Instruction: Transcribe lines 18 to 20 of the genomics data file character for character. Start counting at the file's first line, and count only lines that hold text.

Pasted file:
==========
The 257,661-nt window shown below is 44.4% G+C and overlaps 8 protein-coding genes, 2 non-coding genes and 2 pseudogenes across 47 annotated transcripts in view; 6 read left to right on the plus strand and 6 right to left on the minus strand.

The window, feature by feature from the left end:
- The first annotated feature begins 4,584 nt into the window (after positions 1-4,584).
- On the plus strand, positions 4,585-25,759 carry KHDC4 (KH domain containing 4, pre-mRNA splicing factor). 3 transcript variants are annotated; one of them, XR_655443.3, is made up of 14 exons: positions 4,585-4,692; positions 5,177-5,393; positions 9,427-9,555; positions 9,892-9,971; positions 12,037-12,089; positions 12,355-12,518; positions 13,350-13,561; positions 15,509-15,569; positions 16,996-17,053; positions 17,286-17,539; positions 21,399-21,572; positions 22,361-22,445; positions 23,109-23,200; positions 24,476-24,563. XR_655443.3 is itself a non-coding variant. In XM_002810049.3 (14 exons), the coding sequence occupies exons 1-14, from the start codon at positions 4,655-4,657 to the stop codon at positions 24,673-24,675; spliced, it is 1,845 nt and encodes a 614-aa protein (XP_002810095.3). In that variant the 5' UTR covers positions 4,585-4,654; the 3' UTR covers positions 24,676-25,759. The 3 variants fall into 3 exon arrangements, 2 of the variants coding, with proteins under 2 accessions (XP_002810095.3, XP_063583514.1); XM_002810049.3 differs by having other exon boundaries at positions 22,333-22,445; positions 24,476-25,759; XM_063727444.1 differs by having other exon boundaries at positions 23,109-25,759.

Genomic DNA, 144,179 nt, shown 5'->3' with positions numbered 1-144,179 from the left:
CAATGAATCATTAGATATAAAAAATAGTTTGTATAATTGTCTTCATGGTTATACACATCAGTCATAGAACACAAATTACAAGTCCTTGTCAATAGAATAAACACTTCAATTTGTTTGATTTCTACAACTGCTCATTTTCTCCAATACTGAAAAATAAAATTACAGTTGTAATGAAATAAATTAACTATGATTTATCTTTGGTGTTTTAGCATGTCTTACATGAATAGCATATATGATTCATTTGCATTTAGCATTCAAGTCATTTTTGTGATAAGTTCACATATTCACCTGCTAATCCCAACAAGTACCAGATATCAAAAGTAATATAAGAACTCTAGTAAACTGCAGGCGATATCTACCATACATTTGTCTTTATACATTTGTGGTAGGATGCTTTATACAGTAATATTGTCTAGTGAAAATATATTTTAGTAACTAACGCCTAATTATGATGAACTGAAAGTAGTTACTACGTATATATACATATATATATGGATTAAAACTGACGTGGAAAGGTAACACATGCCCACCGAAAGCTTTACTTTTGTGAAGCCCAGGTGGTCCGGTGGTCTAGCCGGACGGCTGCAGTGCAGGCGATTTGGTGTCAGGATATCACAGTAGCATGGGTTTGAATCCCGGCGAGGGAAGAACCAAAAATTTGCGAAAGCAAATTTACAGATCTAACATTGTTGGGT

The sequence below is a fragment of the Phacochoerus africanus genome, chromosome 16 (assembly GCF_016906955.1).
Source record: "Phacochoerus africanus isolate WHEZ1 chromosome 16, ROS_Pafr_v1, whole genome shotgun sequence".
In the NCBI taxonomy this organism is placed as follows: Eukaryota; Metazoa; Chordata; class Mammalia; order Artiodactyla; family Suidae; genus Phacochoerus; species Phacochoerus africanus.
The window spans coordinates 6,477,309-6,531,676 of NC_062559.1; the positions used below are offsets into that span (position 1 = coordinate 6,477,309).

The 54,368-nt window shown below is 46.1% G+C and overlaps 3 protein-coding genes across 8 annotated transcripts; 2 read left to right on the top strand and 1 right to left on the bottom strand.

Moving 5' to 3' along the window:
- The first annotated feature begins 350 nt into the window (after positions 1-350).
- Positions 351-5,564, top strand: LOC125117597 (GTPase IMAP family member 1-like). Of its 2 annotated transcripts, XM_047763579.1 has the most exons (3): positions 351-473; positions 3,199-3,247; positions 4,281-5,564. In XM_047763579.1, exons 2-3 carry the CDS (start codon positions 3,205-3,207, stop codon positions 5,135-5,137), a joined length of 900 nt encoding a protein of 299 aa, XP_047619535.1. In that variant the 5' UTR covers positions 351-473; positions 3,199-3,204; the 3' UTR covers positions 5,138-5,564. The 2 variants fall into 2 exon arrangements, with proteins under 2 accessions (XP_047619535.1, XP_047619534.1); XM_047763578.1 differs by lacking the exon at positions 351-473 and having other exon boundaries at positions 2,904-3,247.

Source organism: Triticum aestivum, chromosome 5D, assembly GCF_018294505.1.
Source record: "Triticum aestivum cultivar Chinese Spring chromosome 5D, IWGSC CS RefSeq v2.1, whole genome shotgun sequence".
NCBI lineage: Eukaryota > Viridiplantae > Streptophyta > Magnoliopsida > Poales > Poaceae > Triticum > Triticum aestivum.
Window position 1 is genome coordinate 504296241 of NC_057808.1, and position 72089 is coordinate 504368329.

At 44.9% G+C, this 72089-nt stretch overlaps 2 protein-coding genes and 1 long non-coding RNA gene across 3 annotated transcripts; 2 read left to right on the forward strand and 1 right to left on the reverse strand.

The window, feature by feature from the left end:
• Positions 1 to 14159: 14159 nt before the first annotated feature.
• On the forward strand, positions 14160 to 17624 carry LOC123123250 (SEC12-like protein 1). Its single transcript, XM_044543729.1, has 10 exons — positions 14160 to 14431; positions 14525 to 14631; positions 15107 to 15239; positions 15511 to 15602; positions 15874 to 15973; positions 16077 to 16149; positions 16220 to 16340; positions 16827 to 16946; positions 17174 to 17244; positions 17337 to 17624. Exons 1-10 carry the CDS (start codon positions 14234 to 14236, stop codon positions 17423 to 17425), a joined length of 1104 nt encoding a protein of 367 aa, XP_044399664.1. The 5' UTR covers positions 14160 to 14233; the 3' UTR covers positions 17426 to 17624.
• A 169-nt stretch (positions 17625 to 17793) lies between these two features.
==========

Window position 1 is genome coordinate 504296241 of NC_057808.1, and position 72089 is coordinate 504368329.

At 44.9% G+C, this 72089-nt stretch overlaps 2 protein-coding genes and 1 long non-coding RNA gene across 3 annotated transcripts; 2 read left to right on the forward strand and 1 right to left on the reverse strand.

The window, feature by feature from the left end: